Tester’s bill addresses three main areas: access to mortgage credit and housing, consumer protection, and regulatory relief for community lenders.

Regulatory Relief
Tester’s legislation realizes that community banks, credit unions, and regional banks do not pose the same risk as Wall Street banks. His legislation tailors regulation appropriately. Specifically, his bill:

  • Expands the number of banks eligible for an 18-month examination cycle; this will apply to banks under $3 billion in total consolidated assets.
  • Cuts reporting requirements for depository institutions with less than $5 billion in total consolidated assets.
  • Exempts community banks with less than $10 billion in assets from complicated global capital standards, known as Basel III, as long as the bank is highly capitalized. · Allows banks with minimal trading activities and less than $10 billion to be exempt from the Volcker rule, saving community banks time and money from a rule meant for Wall Street banks.
  • Raises the threshold for systemically important financial institutions from $50 billion to $100 billion in total consolidated assets, requires stress tests for all banks above $100 billion and allows the Federal Reserve the ability to apply and tailor regulations for banks in between $100 billion and $250 billion.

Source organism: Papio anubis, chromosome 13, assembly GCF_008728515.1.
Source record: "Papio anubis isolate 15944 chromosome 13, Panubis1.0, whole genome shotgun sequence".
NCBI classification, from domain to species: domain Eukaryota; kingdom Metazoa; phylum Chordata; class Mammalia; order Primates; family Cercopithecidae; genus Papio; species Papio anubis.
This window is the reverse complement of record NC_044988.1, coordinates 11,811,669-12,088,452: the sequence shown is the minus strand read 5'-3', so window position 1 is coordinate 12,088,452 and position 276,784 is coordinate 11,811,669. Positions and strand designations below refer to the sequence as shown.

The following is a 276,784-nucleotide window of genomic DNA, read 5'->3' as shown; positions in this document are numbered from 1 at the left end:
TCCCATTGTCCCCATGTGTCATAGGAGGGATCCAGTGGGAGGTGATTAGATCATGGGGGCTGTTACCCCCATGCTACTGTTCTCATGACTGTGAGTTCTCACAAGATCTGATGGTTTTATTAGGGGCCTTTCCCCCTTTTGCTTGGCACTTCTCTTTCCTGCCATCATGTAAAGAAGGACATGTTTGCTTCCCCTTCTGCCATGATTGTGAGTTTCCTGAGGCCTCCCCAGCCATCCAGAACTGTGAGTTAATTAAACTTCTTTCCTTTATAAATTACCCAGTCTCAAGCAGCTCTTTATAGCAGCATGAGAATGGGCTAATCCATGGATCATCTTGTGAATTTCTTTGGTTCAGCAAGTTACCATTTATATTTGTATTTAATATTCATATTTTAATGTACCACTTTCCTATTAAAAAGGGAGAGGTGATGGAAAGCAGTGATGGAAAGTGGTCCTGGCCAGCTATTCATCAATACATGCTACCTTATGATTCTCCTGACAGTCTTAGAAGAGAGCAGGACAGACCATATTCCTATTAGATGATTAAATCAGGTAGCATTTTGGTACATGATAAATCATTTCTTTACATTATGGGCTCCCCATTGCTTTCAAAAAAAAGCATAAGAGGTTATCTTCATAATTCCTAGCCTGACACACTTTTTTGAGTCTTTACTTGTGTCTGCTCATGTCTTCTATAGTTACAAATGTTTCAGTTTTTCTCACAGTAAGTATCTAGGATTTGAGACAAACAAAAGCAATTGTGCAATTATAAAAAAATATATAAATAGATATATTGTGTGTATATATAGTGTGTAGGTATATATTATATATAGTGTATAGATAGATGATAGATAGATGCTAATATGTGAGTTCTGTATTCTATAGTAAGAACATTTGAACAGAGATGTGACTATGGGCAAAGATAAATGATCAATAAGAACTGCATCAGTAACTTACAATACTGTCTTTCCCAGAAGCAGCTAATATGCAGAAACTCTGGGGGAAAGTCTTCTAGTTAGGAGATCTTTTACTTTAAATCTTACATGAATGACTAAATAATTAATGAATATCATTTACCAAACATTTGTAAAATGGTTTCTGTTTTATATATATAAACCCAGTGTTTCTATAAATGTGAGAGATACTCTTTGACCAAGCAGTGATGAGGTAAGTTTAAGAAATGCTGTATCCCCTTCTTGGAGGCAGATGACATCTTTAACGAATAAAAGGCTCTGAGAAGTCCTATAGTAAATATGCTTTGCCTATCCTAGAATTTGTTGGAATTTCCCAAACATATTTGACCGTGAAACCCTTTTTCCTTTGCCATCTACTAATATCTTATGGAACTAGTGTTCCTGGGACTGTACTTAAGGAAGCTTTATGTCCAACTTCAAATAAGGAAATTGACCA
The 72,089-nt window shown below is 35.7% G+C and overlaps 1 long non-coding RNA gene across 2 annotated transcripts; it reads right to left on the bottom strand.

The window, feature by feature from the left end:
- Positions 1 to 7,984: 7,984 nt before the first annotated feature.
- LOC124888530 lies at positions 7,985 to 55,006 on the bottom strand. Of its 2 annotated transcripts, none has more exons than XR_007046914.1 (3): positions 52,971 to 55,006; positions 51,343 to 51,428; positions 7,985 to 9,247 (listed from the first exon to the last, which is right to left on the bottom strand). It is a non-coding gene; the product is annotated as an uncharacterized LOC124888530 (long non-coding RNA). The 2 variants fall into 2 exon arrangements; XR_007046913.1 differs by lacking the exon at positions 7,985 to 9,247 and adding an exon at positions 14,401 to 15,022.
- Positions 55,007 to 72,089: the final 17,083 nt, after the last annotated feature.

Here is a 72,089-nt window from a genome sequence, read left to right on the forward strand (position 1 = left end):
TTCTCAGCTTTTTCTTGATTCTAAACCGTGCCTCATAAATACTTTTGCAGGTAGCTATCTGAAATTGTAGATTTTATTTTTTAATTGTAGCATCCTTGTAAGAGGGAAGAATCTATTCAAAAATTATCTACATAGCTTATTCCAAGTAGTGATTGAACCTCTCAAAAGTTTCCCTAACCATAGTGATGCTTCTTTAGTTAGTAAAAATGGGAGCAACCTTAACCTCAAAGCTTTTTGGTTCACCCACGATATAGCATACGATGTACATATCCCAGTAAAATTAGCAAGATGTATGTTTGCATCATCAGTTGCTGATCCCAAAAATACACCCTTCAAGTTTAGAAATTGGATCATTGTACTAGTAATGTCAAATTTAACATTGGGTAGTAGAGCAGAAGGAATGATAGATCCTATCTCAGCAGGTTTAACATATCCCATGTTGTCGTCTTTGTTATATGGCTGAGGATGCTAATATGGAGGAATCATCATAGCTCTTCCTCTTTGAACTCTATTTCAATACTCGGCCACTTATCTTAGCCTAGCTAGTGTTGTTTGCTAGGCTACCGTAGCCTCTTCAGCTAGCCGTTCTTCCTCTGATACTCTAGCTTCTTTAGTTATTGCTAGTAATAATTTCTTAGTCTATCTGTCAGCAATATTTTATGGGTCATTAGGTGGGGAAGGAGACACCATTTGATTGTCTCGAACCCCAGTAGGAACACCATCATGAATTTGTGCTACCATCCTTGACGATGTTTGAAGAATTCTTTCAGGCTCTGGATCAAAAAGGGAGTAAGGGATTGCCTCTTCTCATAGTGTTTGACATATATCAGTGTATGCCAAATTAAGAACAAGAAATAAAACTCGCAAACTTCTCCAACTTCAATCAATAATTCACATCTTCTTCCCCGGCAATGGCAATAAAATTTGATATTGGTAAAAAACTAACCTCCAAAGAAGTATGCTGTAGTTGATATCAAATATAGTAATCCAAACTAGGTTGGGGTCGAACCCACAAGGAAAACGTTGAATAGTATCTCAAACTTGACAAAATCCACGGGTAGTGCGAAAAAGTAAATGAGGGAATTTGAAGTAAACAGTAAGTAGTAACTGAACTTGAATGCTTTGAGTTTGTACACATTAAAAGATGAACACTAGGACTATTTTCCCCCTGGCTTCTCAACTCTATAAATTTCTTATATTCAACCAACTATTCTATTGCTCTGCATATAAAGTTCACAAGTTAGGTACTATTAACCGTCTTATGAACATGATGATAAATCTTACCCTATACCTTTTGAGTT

Consumer Protection
Tester’s legislation increases protection for consumers who fall victim to fraud and tough financial times. Specifically his bill:

  • Provides consumers free credit freezes and unfreezes and allows them to set year-long fraud alerts.
  • Allows parents to turn on and off credit reporting for their minor children.
  • Prevents credit bureaus from placing negative information on veterans’ credit scores for one year, due to delays in Choice Program payments.
  • Provides free credit monitoring for all active-duty service members.
  • Prevents mortgage companies from kicking tenants out of their rentals immediately if the landlord is foreclosed upon.
  • Encourages banks to report suspicious behavior to help prevent seniors from getting scammed.

Mortgage Credit and Housing
Tester’s legislation acknowledges that homeownership is a key to the American dream. His bill makes it easier for small financial institutions to lend to Montana families, while supporting low income families. This bill also ensures that key consumer protections stay in place. Specifically, Tester’s bill:

  • Allows financial institutions with less than $10 billion in total consolidated assets to offer “qualified mortgages” if held in portfolio with consumer protections, under certain circumstances, giving them the ability to offer more financing options.
  • Allows small financial institutions to opt out of certain escrow requirements in order to lower closing costs for consumers.
  • Reduces paperwork requirements for rural housing authorities that support fewer than 550 households.

A summary of Tester’s bill is available HERE.